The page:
ANCHORMAN 2: THE LEGEND CONTINUES
A New Kind Of News
To get better ratings, the news team resorts to what they know best: trash
news. Brian Fantana brings his "news from the street" in the form of a recipe
for crack cocaine, which he and Burgundy try out on the air. "He has no idea
what it is," Rudd explains. "To him, it's like, 'Hey, the hip new drug for those
who can't afford cocaine - move over, coke, here's your more affordable, hipper,
younger brother, crack.' They actually teach everybody how to make it on the
air, like it's a cooking show."
To everyone's surprise, the Burgundy approach takes off like wildfire, as
audiences find their relatable niche, including the obligatory - and now
commonplace - two hour car chase. "People are seeing something they'd never seen
before, two hours of a car chase," Applegate comments. "I loved it. It's really
putting a big mirror up to society: we create a news station where they
literally make stuff up to fill time."
GNN holds a Caligula-esque celebration at an ice skating rink to tout its
success, but not everyone at the network is thrilled. "Jack (Lime) is upset that
he's been dethroned," Marsden explains. "Plus, he's a bit of a sociopath." In
the midst of the festivities, Lime commits a petty act of sabotage which leads
to Ron Burgundy dramatically losing his vision.
With his teleprompter skills now gone, Burgundy disappears to live out his
days in a lighthouse off the coast of Maine and feel sorry for himself. "He's
really bad at being blind," Ferrell says. "He does things like brushing his
teeth with lobsters and puts all the dishes in the fireplace."
"That's one of the scenes when Adam and I were writing that we could have
probably written a 25 page scene, because it was just so fun to wallow in his
self pity," the star laughs. Adds McKay, "He makes no effort to adapt."
Help comes from an unexpected source: Veronica arrives with the couple's
6-year-old son, Walter, to help Ron get back on his feet. McKay and Ferrell,
again fans of sequels, looked to the "Rocky" series for inspiration. "The
coolest thing in "Rocky 3" is where Apollo Creed comes back to train Rocky,"
McKay relates. "We thought about doing it with Vince Vaughn," Burgundy's
competitor Wes Mantooth, "but then we realized the person doing it should be
Corningstone. She's really Ron's Apollo Creed in this movie."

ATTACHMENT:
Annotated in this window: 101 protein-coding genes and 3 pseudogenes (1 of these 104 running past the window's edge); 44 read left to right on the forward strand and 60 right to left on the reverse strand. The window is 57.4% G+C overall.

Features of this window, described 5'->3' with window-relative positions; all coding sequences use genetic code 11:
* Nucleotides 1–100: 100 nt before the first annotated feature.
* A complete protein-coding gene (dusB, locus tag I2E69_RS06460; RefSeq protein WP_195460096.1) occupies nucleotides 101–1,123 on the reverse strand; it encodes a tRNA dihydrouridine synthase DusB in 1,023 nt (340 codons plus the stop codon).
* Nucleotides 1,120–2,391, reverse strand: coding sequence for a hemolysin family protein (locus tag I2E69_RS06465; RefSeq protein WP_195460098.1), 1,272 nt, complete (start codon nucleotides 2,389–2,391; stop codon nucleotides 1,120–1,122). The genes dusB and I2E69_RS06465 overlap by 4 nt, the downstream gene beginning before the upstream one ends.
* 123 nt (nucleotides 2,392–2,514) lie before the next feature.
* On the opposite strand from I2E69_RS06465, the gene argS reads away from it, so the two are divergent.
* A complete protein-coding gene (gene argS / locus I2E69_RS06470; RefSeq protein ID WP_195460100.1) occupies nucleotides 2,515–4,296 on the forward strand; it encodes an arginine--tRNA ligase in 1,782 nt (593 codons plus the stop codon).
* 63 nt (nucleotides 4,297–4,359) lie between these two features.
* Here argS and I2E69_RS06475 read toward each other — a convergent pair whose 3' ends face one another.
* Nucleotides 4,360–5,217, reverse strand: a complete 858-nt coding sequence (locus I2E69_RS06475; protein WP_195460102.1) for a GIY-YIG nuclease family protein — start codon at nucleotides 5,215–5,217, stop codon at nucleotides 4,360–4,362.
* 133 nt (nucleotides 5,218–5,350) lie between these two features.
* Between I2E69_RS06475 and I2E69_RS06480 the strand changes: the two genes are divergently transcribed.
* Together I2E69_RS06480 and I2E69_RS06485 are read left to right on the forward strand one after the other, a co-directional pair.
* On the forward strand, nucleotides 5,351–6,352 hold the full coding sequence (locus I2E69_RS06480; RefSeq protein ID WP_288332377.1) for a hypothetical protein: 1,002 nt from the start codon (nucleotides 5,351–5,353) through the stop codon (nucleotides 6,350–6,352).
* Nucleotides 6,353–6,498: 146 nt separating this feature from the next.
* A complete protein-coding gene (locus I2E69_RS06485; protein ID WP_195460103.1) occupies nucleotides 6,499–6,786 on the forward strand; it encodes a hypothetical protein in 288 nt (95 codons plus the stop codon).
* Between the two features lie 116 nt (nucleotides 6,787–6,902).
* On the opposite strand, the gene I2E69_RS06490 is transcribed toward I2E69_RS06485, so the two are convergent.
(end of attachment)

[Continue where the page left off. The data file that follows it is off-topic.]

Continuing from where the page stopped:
Ron and Walter (JUDAH NELSON) finally find ways to truly bond together. "We
thought that would be something really funny to explore, Ron Burgundy having to
be a dad," Ferrell says. "As you can guess, he struggles with it."
Nelson was among the last actors seen during casting, but it was clear he was
up to the task. "We really needed someone who played things very real and
serious, yet was comfortable with all the improv we'd throw at him. And Judah
was phenomenal." Applegate was indeed impressed with the youngster's improv
abilities. "Judah was so game to say the things that Adam wanted him to say,
most of which were so inappropriate for a 6-year-old to say or even hear," she
notes. "But, let's face it, when little kids cuss, it's really funny."
Spiritually restored, Burgundy regains his sight and returns to reclaim his
kingship at GNN. But something has clearly changed - evident when Veronica
arrives to tell him of a piano recital of Walter's in which the child will be
performing a piece specifically written for his dad. But just as he prepares to
go, an opportunity to cover yet another wild car chase arrives, and he must
choose. "It's the juiciest bone any dog could ever hope for, but Burgundy made a
promise," McKay explains. Says Ferrell, "He has an epiphany. He realizes that,
even though he's back in a world he thought he missed, it has lead him to create
something that's horrible for news, news that isn't news at all."
He gives up the ghost, on the air, and heads off to his son's recital. But
he's quickly accosted by Jack Lime, in a news team gang fight even more epic
than the one seen in the original "Anchorman." "We knew we wanted to do a second
gang fight," says McKay, "but we didn't want to just repeat ourselves. We felt
like if we were going to do one, we would have to do it bigger. It would be too
much fun not to."
Shot over a five-day period in an Atlanta park (compared to the single day's
shoot of the fight in the first film), Apatow, McKay, and Ferrell opened up
their respective Rolodexes to fill the sequence with a plethora of BIG stars
portraying every kind of news team in existence (and surprise audiences as each
takes the screen, no doubt prompting plenty of "Wait - isn't that. . . ?"). "It
was all brand new in 1980 - 24 hours of sports, 24 hours of music," Koecher
points out. Indeed, teams from the worlds of sports, entertainment, history, and
even ones from Canada suddenly appear, as does Burgundy's news team to help in
the battle to get their leader to his son's recital.
"It was pretty surreal to have that many big stars willing to play the way we
play," Ferrell comments. Adds Marsden, "That's the barometer of how popular this
has become, truly."
The result is not only the most ridiculous news team fight ever presented on
the big screen, but a memorable event for all involved. "One of our stars told
me, 'It's like a Vanity Fair party, except fun," Koechner relates. "It was like
comedy summer camp."
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